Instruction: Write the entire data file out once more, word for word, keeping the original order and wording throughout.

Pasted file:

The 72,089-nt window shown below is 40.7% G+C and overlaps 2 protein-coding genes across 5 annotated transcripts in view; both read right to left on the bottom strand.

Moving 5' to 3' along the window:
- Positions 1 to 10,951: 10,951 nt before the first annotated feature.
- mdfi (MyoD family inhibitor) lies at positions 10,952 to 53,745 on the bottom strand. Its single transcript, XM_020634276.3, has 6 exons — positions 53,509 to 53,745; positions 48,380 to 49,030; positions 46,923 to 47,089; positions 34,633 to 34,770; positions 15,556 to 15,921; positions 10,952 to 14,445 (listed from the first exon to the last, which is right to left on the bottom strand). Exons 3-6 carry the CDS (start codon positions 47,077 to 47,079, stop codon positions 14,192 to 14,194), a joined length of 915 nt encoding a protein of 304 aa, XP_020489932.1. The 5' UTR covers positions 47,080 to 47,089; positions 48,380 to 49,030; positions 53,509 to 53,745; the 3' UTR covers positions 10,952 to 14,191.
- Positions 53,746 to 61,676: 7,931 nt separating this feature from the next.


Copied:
The 72,089-nt window shown below is 40.7% G+C and overlaps 2 protein-coding genes across 5 annotated transcripts in view; both read right to left on the bottom strand.

Moving 5' to 3' along the window:
- Positions 1 to 10,951: 10,951 nt before the first annotated feature.
- mdfi (MyoD family inhibitor) lies at positions 10,952 to 53,745 on the bottom strand. Its single transcript, XM_020634276.3, has 6 exons — positions 53,509 to 53,745; positions 48,380 to 49,030; positions 46,923 to 47,089; positions 34,633 to 34,770; positions 15,556 to 15,921; positions 10,952 to 14,445 (listed from the first exon to the last, which is right to left on the bottom strand). Exons 3-6 carry the CDS (start codon positions 47,077 to 47,079, stop codon positions 14,192 to 14,194), a joined length of 915 nt encoding a protein of 304 aa, XP_020489932.1. The 5' UTR covers positions 47,080 to 47,089; positions 48,380 to 49,030; positions 53,509 to 53,745; the 3' UTR covers positions 10,952 to 14,191.
- Positions 53,746 to 61,676: 7,931 nt separating this feature from the next.